By Jeremy Salter, Employee Solutions Lead
Perhaps the most important relationships within an organisation exist between peers, individuals who hold no formal authority over each other.
Peer relationships provide a variety of important functions for employees in the relationship and for the organisations in which the relationship exists. These functions include mentoring, information exchange and social support.
More organisations understand this and are implementing new and increasingly social ways to amplify and exploit the value of peer-to-peer. Peer recognition, review and communication programs are good examples.
Peer-to-peer bonuses are a more recent and perhaps more questionable example. The idea of peer-to-peer bonuses is appealing. If a business values collaboration shouldn’t you receive your bonus from those you collaborate with rather than your manager?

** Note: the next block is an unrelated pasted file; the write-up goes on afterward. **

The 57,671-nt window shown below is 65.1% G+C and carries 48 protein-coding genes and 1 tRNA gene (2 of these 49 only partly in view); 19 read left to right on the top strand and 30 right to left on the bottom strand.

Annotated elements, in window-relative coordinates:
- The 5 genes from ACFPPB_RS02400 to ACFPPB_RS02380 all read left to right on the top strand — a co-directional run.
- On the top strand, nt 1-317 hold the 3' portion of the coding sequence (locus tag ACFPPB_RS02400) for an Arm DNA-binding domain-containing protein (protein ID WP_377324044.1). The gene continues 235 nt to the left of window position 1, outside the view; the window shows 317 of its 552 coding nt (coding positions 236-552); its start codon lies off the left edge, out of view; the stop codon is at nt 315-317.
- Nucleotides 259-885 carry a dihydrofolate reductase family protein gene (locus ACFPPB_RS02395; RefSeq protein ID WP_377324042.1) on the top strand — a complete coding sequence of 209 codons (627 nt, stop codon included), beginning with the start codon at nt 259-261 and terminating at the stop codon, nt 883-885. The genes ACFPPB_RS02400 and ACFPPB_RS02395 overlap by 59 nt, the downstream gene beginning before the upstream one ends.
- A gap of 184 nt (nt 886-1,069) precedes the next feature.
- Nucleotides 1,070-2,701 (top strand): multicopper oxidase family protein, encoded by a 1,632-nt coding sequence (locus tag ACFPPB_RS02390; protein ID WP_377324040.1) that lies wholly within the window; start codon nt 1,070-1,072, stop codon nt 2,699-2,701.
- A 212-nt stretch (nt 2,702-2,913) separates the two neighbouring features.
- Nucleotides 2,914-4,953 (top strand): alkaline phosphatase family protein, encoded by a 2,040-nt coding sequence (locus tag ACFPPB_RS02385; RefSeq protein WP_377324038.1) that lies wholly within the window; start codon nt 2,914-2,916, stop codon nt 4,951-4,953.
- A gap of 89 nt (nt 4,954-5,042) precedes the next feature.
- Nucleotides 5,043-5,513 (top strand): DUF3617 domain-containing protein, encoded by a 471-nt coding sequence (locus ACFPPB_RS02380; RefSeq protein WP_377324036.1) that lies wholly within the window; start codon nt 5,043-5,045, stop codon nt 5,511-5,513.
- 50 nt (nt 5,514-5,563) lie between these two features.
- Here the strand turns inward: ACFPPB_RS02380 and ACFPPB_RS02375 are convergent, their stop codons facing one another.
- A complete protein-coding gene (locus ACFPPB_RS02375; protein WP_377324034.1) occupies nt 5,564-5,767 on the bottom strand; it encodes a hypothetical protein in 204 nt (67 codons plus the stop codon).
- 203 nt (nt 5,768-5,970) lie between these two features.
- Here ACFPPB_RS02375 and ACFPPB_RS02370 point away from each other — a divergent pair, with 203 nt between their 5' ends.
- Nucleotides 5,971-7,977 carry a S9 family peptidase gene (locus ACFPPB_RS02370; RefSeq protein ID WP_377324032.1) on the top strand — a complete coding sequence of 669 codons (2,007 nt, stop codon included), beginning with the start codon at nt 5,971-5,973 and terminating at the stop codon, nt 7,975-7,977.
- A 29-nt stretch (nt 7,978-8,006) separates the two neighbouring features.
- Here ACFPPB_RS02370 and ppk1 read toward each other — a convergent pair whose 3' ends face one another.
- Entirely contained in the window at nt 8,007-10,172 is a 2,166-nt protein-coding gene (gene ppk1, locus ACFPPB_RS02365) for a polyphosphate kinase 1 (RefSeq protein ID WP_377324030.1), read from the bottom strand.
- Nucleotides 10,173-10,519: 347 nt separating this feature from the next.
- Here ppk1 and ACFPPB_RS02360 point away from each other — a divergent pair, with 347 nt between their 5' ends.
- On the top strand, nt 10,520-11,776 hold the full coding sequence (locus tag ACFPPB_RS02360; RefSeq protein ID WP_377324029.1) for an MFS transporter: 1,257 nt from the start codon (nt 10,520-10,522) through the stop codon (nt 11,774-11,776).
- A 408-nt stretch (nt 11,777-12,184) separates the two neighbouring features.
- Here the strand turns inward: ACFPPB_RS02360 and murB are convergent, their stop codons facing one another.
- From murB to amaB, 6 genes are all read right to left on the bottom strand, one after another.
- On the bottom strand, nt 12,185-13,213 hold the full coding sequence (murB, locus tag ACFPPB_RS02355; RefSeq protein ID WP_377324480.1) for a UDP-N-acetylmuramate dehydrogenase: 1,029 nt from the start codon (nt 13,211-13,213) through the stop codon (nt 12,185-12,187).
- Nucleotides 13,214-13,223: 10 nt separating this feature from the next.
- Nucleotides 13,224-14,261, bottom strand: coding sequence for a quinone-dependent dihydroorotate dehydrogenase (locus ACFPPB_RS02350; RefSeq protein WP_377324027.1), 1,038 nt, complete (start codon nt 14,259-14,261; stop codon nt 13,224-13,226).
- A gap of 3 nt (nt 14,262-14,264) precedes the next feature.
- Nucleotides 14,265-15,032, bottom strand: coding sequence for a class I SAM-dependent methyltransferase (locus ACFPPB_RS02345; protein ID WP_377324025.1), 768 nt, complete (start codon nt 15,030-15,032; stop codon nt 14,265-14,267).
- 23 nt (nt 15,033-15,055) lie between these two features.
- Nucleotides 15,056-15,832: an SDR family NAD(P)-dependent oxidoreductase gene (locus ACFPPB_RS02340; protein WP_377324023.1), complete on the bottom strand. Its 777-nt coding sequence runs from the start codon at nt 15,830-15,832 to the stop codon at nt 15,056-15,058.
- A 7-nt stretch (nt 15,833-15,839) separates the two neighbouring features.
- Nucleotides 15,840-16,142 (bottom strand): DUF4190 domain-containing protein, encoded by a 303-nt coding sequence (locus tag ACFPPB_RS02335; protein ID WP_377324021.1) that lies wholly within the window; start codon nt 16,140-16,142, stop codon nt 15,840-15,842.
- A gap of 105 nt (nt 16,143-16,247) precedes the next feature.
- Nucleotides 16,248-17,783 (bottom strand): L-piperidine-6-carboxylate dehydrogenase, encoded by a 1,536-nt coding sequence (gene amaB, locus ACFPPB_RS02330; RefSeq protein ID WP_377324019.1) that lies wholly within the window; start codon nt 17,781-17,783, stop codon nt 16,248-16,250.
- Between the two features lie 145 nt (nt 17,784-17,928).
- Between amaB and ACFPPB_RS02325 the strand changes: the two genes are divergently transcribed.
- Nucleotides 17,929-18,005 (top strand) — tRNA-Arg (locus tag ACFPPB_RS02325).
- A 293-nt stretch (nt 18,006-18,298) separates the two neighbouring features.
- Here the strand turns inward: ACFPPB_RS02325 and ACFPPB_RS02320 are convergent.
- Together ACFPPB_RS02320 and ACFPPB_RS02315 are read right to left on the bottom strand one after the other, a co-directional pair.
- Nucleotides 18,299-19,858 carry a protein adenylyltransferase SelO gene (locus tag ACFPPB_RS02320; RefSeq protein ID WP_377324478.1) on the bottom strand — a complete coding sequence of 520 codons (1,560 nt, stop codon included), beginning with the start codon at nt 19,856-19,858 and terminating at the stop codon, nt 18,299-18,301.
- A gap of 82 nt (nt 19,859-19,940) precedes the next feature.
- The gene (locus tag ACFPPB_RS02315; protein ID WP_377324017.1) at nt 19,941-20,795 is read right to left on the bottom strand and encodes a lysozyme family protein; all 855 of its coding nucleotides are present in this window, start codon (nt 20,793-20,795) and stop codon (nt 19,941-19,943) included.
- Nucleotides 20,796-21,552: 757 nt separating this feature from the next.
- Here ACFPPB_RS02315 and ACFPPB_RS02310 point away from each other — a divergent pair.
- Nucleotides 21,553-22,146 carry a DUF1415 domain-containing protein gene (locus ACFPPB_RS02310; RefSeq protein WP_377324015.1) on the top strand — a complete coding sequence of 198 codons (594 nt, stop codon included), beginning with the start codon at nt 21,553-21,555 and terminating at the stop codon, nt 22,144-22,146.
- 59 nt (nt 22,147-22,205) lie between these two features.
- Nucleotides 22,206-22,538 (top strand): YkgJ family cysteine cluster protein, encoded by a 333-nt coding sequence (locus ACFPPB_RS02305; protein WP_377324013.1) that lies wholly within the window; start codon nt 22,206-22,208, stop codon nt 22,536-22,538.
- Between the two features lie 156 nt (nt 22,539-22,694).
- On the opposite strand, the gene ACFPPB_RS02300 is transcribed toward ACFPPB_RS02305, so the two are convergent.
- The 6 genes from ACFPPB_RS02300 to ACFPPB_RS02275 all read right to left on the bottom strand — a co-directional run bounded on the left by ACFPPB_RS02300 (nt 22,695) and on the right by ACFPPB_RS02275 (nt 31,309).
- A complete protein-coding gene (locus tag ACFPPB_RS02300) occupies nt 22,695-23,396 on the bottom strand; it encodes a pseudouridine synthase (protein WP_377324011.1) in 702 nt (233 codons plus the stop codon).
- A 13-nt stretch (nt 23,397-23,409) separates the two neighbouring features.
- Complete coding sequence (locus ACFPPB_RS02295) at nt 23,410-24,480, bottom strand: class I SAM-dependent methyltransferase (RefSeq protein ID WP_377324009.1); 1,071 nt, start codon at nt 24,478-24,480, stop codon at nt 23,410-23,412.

Rather than receive a large bonus from your manager at the end of the year why not receive smaller micro bonuses from your peers throughout the year. Isn’t this an improvement? It appears an increasing number of providers think so. I am not sure.
My main concern is the impact of peer-to-peer bonuses on peer-to-peer relationships. Not surprisingly research has shown employees derive significant intrinsic rewards from peer relationships including confirmation, emotional support, personal feedback and friendship.
Is there a risk that peer-to-peer bonuses would unnecessarily complicate these relationships and crowd out the intrinsic rewards that employees naturally derive from them?
Is there a risk that peer-to-peer bonuses would put a price on those investments of time and effort that members of a peer community freely make to maintain good working relationships with each other?
Could peer-to-peer bonuses prove to be a very expensive way to reduce the authenticity and value of peer-to-peer relationships for both employees and the organisations they work for?
This article was first seen on Grass Roots Australia blog